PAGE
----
Weird boyfriends, bad novels, sexually perverse collegiates.
Almond, author of the collection My Life in Heavy Metal (2002) and the nonfiction Candyfreak (2003), has a nice treasure trove of ideas and a smart way with his characters, but he always seems to lose interest just as the going gets good. The title story is a good example. Here, an editor at a women’s magazine starts a relationship with an odd, short little doctor whom she’s powerfully attracted to despite his childlike tendencies and bedroom ineptitude. The affair goes seriously sour when she meets Chow’s ex and uncovers some secrets; but Almond had an interesting start here, slyly inverting the chick-lit setup with the narrator’s caustic and unsentimental running commentary. It’s too bad he truncates it. Sex is a constant theme, especially in the funny, lascivious teacher-gone-errant “Appropriate Sex” (“This was a Friday in April, one of the last days of the term, and the undergrads were all worked up”). What happens (neurotically slutty student comes on hard to her writing professor, who ends up just sharing a joint with one of the dimmer bulbs in the class) is less important than Almond’s sarcastic limning of the none-too-impressive undergrads the teacher is forced to endure. The masterpiece is “Larsen’s Novel,” about a man with an impossibly pushy best friend, Larsen, who agrees to read that friend’s novel, a 600-page pile of execrable cliché, soon regretting his decision (another reader: “Surely [it was] a labor of love . . . So, too, was the Third Reich”). Almond strains for source material at times—see the lazy bull session that makes up “The Idea of Michael Jackson’s Dick”—and may not include much of great consequence, but the effortless humor throughout compensates for a lot.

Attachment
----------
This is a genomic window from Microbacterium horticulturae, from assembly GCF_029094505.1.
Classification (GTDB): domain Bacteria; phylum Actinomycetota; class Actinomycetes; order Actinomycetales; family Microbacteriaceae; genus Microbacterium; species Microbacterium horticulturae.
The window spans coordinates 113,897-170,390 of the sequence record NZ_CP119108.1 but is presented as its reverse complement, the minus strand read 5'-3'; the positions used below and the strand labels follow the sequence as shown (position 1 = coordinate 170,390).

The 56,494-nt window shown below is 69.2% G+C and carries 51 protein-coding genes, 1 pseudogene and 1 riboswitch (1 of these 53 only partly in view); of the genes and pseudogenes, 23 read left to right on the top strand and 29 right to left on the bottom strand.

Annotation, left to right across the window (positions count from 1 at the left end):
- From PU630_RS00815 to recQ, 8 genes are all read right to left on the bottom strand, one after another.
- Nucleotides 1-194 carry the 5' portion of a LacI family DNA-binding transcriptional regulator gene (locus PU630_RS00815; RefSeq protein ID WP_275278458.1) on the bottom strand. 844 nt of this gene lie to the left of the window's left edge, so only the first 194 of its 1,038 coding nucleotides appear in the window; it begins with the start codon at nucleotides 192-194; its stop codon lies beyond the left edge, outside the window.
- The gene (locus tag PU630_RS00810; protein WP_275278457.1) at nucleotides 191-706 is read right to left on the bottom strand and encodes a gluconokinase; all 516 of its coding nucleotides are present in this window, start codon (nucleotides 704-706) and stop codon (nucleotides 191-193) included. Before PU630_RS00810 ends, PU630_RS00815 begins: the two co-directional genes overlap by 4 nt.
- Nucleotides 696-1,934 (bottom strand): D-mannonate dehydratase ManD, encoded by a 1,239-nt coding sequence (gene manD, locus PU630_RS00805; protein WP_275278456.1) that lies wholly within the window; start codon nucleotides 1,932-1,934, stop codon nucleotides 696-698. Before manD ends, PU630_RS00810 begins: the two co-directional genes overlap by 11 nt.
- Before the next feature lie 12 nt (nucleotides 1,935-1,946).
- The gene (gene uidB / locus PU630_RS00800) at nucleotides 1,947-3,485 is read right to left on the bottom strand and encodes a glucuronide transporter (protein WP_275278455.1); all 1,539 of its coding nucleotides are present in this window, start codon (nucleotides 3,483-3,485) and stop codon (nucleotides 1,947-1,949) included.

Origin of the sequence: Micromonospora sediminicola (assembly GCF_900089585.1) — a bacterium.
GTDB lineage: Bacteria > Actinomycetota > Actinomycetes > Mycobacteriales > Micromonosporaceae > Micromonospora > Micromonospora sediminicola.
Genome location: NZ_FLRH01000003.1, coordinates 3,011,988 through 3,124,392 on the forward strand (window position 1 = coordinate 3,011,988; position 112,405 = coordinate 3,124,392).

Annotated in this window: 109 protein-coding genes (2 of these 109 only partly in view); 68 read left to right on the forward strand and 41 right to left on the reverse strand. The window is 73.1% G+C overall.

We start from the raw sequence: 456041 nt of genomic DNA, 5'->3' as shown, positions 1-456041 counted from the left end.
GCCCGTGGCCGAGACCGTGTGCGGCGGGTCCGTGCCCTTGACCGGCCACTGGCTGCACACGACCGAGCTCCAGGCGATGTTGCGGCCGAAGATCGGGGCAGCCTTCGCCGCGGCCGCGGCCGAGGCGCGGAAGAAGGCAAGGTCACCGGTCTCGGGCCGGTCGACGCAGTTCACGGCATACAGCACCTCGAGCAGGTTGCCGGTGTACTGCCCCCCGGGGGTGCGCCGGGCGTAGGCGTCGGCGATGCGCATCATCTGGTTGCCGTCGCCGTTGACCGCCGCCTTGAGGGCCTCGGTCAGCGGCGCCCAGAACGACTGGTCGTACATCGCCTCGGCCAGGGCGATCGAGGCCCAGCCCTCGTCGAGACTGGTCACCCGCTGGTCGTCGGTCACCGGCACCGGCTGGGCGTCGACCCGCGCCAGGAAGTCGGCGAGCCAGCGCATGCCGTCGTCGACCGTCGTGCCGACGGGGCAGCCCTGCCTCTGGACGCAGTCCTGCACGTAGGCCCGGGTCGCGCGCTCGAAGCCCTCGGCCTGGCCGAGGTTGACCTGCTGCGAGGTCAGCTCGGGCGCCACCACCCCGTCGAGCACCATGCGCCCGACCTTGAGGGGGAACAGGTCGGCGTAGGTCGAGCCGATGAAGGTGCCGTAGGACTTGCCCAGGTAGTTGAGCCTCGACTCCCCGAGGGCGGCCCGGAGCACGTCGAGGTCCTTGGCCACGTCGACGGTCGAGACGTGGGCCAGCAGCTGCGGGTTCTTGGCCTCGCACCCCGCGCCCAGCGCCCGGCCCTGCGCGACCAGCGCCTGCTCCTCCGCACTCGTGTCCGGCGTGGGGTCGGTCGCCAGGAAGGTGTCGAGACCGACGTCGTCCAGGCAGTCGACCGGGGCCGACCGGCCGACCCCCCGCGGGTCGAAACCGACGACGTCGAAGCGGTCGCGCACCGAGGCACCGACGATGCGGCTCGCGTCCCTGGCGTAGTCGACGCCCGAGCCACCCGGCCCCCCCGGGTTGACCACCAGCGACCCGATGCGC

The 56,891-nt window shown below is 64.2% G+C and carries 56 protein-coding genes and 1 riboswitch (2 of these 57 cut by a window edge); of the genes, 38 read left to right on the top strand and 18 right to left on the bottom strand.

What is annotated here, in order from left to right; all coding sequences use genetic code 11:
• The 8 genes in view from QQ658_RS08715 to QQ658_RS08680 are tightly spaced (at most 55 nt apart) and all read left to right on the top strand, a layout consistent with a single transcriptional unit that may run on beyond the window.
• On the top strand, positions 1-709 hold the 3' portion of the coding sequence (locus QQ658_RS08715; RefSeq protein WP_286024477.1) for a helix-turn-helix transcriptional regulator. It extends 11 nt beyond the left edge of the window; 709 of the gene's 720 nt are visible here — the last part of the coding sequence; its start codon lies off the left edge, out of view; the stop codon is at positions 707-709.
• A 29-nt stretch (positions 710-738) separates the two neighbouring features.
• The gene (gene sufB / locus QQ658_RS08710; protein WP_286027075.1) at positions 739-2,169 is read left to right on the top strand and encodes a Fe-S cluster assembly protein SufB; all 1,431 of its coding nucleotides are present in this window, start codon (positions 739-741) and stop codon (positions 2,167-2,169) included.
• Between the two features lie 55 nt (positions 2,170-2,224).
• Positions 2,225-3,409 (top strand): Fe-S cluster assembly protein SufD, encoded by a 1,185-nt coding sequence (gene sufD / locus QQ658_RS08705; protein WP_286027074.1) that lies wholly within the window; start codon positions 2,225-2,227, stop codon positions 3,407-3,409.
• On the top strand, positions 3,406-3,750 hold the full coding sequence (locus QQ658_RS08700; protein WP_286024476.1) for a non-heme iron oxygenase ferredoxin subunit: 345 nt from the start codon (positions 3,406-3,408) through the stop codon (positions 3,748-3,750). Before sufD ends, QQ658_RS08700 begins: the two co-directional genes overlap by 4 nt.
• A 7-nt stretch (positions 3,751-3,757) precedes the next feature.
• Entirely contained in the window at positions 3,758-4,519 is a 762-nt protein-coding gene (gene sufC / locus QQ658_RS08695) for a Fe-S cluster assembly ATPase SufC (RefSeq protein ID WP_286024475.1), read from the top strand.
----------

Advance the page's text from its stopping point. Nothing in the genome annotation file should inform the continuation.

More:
A distractingly entertaining second collection, nimbly executed.